Advancing Climate-Smart Construction

Advancing Climate-Smart Construction

Advancing Climate-Smart Construction

The Battery Park Underpass in Manhattan, a major thruway in the city, flooded with seawater during Superstorm Sandy. This is only one example showing our nation's need for more climate-resilient infrastructure. Photo courtesy of the NYC Department of Transportation.
The Battery Park Underpass in Manhattan, a major thruway in the city, flooded with seawater during Superstorm Sandy. This is only one example showing our nation's need for more climate-resilient infrastructure. Photo courtesy of the NYC Department of Transportation.

As nations gather in Glasgow, Scotland, for the 26th United Nations Climate Change Conference of the Parties (COP26), the NOAA Climate Program Office has announced an important new partnership with University of Maryland (UMD) researchers and the American Society of Civil Engineers (ASCE) to accelerate the development of climate-smart engineering codes and standards.

The collaboration will advance the use of NOAA-produced climate science and understanding within engineering practice for the design and construction of climate-resilient infrastructure, through developing and updating ASCE codes and standards. The partnership calls for a series of exchanges between NOAA and ASCE, which will be facilitated by the UMD Center for Technology and Systems Management, led by UMD civil and environmental engineering (CEE) professor Bilal Ayyub and associate director Dan Walker.

The exchanges will make clear the needs of the engineering and standard-setting community as well as clarify the extent to which NOAA can provide the data and future weather and climate projections that are needed to update and refine codes and standards.

Samuel Graham, Jr., dean of UMD’s A. James Clark School of Engineering, said the partnership will help close the gap between climate change awareness and engineering practice. “Society wants and needs solutions to the world’s grand challenges like climate change; engineers will play a central role in every solution," he said. "The built environment—homes, stores and office buildings—are as affected by climate change as the natural environment and if designed improperly, help to contribute to the problems we are seeing today. Translating that knowledge into building best practices is what our new joint endeavor is all about. We're glad to partner with the government and industry to help protect people and property."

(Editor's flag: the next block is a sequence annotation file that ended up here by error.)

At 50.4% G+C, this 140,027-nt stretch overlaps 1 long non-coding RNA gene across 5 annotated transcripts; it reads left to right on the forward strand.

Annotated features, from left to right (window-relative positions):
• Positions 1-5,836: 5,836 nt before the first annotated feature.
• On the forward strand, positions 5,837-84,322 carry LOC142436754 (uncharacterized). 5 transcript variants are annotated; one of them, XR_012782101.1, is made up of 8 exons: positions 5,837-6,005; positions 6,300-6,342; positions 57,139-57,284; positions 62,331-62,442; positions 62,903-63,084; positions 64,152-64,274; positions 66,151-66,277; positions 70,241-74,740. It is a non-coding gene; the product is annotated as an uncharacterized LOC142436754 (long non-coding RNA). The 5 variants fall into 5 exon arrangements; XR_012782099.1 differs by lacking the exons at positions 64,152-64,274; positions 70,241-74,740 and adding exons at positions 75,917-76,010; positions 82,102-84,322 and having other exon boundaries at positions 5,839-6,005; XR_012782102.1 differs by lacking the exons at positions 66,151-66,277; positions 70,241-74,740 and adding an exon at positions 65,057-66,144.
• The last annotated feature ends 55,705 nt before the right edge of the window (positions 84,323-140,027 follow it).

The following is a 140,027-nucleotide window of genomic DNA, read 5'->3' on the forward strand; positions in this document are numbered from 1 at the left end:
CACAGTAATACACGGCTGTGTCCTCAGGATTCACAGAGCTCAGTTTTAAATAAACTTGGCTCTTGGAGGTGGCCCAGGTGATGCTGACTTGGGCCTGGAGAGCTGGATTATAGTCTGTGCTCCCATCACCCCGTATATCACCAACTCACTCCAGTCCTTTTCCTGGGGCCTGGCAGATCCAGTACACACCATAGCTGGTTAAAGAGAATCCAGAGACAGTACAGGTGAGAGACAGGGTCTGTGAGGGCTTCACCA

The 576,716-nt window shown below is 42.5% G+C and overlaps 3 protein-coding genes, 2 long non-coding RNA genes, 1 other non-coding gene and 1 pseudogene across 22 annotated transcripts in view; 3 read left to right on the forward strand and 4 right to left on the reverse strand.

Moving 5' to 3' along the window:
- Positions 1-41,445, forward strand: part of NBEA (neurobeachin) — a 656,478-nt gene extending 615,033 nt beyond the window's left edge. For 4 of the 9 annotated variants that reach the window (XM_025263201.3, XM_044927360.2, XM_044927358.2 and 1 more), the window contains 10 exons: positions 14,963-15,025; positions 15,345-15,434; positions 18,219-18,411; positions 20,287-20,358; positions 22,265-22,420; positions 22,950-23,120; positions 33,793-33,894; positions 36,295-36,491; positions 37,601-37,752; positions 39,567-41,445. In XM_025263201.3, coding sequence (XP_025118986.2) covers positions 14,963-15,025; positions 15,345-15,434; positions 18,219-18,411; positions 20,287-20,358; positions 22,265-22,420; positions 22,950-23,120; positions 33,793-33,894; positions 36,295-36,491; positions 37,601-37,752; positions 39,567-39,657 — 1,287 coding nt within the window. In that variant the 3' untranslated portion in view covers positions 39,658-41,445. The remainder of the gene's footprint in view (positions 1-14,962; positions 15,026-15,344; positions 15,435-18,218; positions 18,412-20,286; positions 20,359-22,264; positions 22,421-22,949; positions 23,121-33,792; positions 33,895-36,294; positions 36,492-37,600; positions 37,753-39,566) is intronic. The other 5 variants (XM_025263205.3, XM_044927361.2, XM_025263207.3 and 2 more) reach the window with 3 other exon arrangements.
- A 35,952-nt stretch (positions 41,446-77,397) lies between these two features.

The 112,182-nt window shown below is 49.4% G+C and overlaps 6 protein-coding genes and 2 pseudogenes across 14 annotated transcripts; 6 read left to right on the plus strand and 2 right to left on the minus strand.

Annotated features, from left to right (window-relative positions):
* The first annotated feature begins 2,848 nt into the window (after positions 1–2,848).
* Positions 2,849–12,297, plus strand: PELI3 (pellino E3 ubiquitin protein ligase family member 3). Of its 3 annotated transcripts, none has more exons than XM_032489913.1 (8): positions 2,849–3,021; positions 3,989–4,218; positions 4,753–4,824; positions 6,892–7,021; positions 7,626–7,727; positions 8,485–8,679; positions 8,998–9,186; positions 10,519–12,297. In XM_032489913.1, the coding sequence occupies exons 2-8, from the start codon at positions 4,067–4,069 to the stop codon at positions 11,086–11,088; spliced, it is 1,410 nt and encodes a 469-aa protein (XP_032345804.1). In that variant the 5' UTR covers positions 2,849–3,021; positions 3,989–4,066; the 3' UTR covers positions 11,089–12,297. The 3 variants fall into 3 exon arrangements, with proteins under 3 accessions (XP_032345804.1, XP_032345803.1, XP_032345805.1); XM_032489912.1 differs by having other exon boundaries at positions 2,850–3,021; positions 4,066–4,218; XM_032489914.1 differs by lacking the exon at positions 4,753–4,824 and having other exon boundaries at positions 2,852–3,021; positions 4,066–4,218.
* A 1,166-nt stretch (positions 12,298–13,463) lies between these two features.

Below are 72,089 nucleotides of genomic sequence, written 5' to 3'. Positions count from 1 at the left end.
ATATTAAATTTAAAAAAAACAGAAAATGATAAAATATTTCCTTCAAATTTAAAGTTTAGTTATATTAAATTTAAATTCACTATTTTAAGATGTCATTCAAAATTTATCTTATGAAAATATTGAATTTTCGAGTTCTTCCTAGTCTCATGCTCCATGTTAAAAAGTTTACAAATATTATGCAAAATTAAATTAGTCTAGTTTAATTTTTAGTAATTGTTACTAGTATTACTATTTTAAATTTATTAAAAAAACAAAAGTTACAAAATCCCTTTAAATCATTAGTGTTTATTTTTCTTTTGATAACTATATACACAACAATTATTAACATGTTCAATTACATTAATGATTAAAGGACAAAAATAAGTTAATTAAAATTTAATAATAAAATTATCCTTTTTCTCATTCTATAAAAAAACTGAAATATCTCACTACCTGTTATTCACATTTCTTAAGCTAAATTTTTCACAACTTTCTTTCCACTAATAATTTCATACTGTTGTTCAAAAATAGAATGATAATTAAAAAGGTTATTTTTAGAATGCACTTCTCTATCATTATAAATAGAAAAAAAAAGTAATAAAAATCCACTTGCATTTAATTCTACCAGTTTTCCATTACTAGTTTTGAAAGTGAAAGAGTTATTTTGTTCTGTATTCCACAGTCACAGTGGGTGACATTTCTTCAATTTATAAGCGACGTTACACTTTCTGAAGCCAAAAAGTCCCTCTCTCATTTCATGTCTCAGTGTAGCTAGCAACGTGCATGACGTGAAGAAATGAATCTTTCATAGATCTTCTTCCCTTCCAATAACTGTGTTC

Awareness of the importance of climate resilience is growing among the community involved in siting, design, and construction of the built environment, said Ayyub, the author of an ASCE Manual of Practice on the topic. Nevertheless, he said, challenges remain.

“Chief among these is the well-documented gap between current understanding of the evolution of the probability of weather and climate extremes and engineering practice,” Ayyub said.

Added Walker, “The lack of appropriate incorporation of information about future weather and climate in the various standards and associated building codes is a significant challenge, even for the well-informed civil engineer.”